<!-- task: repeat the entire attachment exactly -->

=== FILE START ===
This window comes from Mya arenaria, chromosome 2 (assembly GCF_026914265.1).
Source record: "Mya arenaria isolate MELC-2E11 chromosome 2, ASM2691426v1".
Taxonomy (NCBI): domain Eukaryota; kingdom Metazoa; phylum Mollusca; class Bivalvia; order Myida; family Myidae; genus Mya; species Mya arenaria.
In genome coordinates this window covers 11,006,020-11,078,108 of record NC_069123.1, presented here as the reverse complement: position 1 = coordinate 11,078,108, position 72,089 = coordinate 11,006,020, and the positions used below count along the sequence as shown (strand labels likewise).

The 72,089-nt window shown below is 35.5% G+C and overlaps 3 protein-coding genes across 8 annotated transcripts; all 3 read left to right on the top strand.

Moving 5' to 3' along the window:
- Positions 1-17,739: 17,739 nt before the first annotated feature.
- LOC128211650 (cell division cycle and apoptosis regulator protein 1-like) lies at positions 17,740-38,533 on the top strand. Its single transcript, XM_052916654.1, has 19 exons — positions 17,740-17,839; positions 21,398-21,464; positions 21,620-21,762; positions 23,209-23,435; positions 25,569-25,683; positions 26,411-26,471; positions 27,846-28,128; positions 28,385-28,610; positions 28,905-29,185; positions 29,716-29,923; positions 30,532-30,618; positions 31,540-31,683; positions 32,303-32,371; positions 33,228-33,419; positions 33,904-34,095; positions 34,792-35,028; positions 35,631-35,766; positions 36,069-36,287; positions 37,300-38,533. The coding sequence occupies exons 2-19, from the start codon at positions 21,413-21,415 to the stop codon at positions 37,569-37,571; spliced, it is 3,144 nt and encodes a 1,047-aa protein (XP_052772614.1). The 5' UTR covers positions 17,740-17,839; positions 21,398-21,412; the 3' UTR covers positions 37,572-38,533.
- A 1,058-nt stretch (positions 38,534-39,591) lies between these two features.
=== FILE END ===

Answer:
This window comes from Mya arenaria, chromosome 2 (assembly GCF_026914265.1).
Source record: "Mya arenaria isolate MELC-2E11 chromosome 2, ASM2691426v1".
Taxonomy (NCBI): domain Eukaryota; kingdom Metazoa; phylum Mollusca; class Bivalvia; order Myida; family Myidae; genus Mya; species Mya arenaria.
In genome coordinates this window covers 11,006,020-11,078,108 of record NC_069123.1, presented here as the reverse complement: position 1 = coordinate 11,078,108, position 72,089 = coordinate 11,006,020, and the positions used below count along the sequence as shown (strand labels likewise).

The 72,089-nt window shown below is 35.5% G+C and overlaps 3 protein-coding genes across 8 annotated transcripts; all 3 read left to right on the top strand.

Moving 5' to 3' along the window:
- Positions 1-17,739: 17,739 nt before the first annotated feature.
- LOC128211650 (cell division cycle and apoptosis regulator protein 1-like) lies at positions 17,740-38,533 on the top strand. Its single transcript, XM_052916654.1, has 19 exons — positions 17,740-17,839; positions 21,398-21,464; positions 21,620-21,762; positions 23,209-23,435; positions 25,569-25,683; positions 26,411-26,471; positions 27,846-28,128; positions 28,385-28,610; positions 28,905-29,185; positions 29,716-29,923; positions 30,532-30,618; positions 31,540-31,683; positions 32,303-32,371; positions 33,228-33,419; positions 33,904-34,095; positions 34,792-35,028; positions 35,631-35,766; positions 36,069-36,287; positions 37,300-38,533. The coding sequence occupies exons 2-19, from the start codon at positions 21,413-21,415 to the stop codon at positions 37,569-37,571; spliced, it is 3,144 nt and encodes a 1,047-aa protein (XP_052772614.1). The 5' UTR covers positions 17,740-17,839; positions 21,398-21,412; the 3' UTR covers positions 37,572-38,533.
- A 1,058-nt stretch (positions 38,534-39,591) lies between these two features.